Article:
September 2014 Archives

About 100 cities, counties, and tribal communities have said they are going to take the Obama administration up on its new "My Brother's Keeper" initiative community challenge.


Candidates debate the Common Core State Standards in a three-way race for Senate in Louisiana.


The U.S. Department of Education is hoping to survey 2,000 high schools to find out what works and what doesn't.


The Education Department still needs to tackle teacher preparation regulations and outline criteria for judging assessments.


Add California Democrat Rep. George Miller's name to the list of policymakers who think a "smart pause" is warranted before tying teacher evaluations to tests aligned to the Common Core standards.


Attorney General Eric Holder worked with the U.S. Department of Education to create civil rights guidance on school discipline.


Any policy impact aside, one thing is almost certain: Social media would have made the Charlottesville, Va., summit a lot more fun for education journalists to cover.


A new TV ad from the National Education Association, which dings Rep. Cory Gardner, the Republican Senate challenger, features parents speaking in Spanish.


A new study shows that NCLB's accountability system may not be as bad as some people think.


The U.S. Department of Education has extended three additional No Child Left Behind waivers, for Alabama, Texas, and Puerto Rico.


Results of the poll were shared with U.S. Sen. Kay Hagan, D-N.C., and the state's Republican House Speaker Thom Tillis, who are in the nation's closest mid-term election race.


Happy Friday! While you wait for the weekend to begin, check out these newsy bits you may have missed this week.


Under Rep. Steve Israel's new bill, the federal role in federal testing would shrink.


Malloy sent a letter to Duncan, saying that he wants to "start a dialogue" between the feds and Connecticut on ways to "reduce the testing burden."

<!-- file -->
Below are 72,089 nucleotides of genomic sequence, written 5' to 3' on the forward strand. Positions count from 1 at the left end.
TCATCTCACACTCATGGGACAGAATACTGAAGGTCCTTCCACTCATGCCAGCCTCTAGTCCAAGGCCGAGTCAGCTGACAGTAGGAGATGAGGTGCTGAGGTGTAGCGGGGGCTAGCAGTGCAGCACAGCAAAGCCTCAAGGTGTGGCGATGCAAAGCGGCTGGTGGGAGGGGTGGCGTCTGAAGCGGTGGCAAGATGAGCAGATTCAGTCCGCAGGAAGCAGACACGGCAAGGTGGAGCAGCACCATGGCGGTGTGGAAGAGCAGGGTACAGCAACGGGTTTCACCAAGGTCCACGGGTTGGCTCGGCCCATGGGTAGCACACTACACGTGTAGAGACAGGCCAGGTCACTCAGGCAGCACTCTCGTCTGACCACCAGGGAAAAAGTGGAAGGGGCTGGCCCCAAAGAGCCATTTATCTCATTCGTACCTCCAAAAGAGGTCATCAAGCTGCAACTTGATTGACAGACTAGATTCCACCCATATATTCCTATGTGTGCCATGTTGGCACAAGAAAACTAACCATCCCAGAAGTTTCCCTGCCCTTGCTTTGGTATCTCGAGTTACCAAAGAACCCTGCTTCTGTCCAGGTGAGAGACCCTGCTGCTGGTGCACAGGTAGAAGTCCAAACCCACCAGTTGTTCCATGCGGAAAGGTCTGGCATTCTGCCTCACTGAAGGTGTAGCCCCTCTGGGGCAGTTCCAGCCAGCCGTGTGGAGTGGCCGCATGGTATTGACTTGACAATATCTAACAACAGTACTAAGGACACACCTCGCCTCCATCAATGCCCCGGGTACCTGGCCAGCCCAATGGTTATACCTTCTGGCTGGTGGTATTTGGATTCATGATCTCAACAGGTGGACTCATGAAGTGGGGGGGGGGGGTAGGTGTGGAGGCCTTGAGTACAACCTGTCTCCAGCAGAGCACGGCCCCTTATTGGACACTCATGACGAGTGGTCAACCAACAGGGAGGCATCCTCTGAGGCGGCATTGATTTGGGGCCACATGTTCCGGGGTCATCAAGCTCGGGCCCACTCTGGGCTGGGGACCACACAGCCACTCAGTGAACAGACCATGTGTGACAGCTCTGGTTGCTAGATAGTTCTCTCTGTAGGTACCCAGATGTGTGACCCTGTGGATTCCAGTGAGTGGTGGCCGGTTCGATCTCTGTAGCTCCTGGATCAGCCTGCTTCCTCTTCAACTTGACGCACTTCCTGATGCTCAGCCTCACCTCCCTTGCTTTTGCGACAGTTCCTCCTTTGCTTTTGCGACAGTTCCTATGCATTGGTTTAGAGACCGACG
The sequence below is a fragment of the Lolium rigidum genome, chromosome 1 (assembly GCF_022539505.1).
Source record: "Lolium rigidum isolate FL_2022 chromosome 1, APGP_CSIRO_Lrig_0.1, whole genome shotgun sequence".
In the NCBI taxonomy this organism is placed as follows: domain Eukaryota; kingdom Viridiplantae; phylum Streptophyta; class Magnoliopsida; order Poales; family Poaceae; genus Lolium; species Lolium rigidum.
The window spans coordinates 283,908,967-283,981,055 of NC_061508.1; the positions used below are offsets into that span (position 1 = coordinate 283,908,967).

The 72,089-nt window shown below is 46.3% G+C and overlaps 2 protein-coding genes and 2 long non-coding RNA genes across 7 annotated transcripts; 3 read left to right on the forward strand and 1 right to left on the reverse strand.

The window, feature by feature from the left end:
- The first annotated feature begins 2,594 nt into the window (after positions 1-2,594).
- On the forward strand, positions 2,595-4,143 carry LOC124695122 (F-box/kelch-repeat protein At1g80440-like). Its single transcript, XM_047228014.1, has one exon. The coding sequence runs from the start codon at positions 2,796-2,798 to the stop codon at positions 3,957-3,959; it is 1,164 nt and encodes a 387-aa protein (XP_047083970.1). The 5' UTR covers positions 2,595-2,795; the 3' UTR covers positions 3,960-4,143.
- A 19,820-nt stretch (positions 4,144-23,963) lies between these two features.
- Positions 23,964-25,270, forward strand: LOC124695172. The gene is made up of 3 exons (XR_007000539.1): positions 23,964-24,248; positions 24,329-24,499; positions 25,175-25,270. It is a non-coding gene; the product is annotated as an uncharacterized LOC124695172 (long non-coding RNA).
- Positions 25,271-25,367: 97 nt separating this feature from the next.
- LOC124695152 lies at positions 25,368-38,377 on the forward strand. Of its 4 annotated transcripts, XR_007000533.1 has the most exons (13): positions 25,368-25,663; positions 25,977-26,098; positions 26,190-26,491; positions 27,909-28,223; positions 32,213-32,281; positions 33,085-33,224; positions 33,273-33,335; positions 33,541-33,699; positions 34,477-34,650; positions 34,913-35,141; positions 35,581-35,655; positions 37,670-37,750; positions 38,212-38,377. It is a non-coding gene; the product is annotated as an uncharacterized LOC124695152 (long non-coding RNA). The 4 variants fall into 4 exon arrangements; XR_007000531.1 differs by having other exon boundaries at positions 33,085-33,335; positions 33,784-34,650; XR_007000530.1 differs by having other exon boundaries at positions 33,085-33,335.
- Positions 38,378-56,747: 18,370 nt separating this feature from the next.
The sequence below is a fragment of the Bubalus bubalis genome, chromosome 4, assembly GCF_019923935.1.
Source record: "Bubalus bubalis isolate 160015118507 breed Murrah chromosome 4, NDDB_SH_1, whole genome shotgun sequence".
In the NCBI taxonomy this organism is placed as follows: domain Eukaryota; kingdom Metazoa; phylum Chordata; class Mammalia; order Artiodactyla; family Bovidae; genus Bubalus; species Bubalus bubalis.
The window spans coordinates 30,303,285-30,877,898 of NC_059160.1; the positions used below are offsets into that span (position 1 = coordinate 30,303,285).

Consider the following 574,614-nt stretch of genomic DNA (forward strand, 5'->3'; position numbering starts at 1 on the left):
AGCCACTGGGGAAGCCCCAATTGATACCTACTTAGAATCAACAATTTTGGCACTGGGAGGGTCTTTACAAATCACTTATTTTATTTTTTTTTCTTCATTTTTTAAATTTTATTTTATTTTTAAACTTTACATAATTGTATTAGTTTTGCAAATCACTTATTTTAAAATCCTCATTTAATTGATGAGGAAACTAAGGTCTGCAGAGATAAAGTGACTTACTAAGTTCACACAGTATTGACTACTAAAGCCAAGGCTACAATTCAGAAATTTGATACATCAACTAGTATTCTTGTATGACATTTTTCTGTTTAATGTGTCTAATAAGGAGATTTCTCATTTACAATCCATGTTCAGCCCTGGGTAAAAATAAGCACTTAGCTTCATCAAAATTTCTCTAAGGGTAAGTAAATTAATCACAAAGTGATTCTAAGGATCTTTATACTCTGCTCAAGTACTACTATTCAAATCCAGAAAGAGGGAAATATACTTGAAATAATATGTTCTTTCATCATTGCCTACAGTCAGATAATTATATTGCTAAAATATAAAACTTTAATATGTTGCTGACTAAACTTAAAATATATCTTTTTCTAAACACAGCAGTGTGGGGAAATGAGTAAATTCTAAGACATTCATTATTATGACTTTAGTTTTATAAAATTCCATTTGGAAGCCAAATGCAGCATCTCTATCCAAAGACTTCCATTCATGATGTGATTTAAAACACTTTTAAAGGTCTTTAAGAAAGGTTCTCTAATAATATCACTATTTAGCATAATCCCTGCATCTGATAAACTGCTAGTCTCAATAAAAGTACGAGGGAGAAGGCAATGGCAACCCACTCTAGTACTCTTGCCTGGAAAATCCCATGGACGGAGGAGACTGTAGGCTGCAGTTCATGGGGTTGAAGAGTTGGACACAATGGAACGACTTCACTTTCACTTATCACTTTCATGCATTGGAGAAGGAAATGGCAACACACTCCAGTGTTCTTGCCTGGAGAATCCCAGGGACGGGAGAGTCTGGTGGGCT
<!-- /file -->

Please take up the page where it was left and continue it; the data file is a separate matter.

Sen. Pat Toomey, R-Penn., put a hold on the Child Care and Development Block Grant bill because he wants priority given to his bill that would require background checks on school employees.


In the second showing of bipartisanship on education bills this week, the Health, Education, Labor, and Pensions Committee passed an education research bill on voice vote.


In a wide-ranging interview during his recent back-to-school bus tour, the education secretary discussed a variety of topics and highlighted some of his top priorities.


At least 17 waiver recipients say they are likely to take the U.S. Department of Education up on its recent offer to postpone using student achievement data in teacher evaluations this school year.


That means the districts—including Fresno, Long Beach, Los Angeles, Oakland, San Francisco, Sanger, and Santa Ana Unified School Districts—have some work to do if they want to keep their waiver in the 2015-16 school year and beyond.


States and districts may be somewhat weary of competitive grants, but the early childhood education money seems to be garnering a lot of interest.